WINTER HAVEN, Fla. -- Ronnie Belliard picked a bad time to be a free agent. While the winter market was flush with big bucks, it was also flush with second basemen. So by the time Belliard finally landed with a club, it was with a Minor League deal with the Washington Nationals, three days into Spring Training camp. It seemed an odd fate for a man who was an All-Star for the Indians just three years ago and who had helped St. Louis win a World Series title in October.
"Things happen in baseball," said Belliard, who returned to Chain of Lakes Park for Friday's scheduled game against the Tribe. "Anything can happen, and that's why it's a great sport." Though he came to Nationals camp as a non-roster invitee, Belliard is assured of a job. He'll bounce around all the infield positions -- yes, even shortstop and first base -- for manager Manny Acta's club. Of course, he'd rather be an everyday guy than a utility man, but Belliard still sees himself getting plenty of playing opportunities in the National League. "You can pinch-hit, you can do the double-switch," he said. "I'm gonna have my chances here." Belliard wasn't given a chance to resume his starting second-base role with the Cardinals, who had acquired him from the Indians for Hector Luna shortly before July's trading deadline. His time with the Cardinals ended with baseball's greatest prize, but Belliard didn't have the smoothest of tenures in St. Louis. After batting .291 with eight homers and 44 RBIs in 93 games with the Tribe, he hit just .237 with five homers and 23 RBIs in 54 regular-season games with the Cards. Belliard did, however, play a fundamentally sound second base. And in the playoffs, he had six hits in the four-game National League Division Series against the Padres and six hits in the seven-game NLCS against the Mets. At the time they traded him, the Indians had said they would consider renewing ties with Belliard. Alas, their Nov. 8 trade to acquire Josh Barfield from San Diego nullified their interest. Belliard thought, perhaps, the Cardinals would be interested in keeping him around with a multiyear deal. But they weren't biting.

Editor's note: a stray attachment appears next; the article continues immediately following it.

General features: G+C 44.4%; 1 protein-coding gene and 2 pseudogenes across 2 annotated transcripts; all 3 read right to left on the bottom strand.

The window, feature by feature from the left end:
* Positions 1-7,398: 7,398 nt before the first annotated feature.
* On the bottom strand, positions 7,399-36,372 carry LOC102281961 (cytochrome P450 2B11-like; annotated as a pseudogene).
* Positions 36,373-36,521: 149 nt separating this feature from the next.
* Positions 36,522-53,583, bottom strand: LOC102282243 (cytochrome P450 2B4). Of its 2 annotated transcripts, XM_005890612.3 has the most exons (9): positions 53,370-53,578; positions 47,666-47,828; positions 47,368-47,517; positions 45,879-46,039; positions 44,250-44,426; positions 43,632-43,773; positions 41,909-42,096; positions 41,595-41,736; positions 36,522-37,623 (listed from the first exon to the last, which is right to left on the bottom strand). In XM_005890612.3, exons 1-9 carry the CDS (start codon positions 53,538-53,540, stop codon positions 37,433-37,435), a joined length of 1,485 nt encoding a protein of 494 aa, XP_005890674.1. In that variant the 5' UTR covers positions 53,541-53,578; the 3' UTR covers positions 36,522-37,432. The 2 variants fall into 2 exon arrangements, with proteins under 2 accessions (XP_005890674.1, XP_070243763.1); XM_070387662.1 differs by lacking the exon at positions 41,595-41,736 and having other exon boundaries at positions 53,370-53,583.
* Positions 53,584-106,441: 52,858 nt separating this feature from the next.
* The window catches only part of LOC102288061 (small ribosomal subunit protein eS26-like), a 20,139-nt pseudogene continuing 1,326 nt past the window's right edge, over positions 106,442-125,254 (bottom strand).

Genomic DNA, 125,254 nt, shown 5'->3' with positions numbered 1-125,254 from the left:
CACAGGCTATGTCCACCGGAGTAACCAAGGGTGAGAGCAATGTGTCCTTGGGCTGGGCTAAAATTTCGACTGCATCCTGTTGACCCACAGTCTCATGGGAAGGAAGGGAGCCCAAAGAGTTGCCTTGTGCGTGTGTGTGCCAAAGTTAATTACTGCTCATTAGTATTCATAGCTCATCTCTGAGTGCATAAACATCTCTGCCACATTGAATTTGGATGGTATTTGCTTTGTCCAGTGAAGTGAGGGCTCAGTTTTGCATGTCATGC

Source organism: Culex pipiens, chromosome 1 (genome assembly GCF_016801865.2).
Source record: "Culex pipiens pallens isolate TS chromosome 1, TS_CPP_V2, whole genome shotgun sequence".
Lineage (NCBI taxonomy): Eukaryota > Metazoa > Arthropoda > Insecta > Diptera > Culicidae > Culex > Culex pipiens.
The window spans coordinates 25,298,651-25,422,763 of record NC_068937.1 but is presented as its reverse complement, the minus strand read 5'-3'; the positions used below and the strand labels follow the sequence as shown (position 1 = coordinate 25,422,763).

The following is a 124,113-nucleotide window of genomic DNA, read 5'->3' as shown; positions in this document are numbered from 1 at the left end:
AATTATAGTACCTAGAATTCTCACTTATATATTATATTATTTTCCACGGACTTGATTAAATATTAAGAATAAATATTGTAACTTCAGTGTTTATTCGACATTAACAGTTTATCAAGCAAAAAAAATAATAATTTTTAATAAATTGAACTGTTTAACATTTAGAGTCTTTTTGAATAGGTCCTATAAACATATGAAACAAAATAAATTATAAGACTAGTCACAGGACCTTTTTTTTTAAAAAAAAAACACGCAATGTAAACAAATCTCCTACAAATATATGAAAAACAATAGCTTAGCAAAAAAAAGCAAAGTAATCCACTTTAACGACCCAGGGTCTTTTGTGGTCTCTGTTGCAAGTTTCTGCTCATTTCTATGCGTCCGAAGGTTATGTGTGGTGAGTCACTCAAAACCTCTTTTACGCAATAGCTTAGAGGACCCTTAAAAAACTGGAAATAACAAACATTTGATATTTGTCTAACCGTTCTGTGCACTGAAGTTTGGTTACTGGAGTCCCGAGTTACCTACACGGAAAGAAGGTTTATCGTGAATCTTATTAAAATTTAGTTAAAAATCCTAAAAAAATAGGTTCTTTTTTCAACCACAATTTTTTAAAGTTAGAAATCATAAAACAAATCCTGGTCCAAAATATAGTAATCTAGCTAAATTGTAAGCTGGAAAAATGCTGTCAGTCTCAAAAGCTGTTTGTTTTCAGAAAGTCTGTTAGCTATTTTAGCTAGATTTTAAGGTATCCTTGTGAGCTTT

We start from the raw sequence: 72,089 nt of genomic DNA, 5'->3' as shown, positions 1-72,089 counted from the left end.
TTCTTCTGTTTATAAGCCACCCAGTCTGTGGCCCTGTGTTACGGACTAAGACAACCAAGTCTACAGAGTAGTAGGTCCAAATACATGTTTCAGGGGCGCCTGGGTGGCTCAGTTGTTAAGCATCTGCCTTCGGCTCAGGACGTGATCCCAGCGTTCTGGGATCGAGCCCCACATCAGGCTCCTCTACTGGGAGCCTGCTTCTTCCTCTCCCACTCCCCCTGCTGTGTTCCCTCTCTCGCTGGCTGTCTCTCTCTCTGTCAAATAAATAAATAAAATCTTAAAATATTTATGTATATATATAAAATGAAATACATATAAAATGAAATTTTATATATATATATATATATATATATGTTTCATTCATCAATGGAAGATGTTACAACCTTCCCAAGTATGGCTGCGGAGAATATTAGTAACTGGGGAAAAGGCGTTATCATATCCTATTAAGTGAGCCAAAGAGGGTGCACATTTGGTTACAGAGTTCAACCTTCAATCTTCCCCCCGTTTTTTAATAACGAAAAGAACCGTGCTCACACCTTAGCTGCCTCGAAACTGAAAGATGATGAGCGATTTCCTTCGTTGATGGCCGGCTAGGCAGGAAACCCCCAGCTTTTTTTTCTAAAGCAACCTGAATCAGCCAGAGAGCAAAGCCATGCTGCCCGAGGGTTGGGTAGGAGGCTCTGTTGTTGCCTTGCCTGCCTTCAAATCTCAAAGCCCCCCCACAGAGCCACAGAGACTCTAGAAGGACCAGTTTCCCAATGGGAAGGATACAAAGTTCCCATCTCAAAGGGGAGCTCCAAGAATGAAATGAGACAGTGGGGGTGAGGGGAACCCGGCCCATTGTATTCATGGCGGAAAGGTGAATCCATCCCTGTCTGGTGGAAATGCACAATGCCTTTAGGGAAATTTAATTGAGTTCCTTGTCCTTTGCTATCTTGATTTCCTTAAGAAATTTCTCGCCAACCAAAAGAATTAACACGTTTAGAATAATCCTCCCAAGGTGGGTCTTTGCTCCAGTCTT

Anthony Castrovince is a reporter for MLB.com. This story was not subject to the approval of Major League Baseball or its clubs.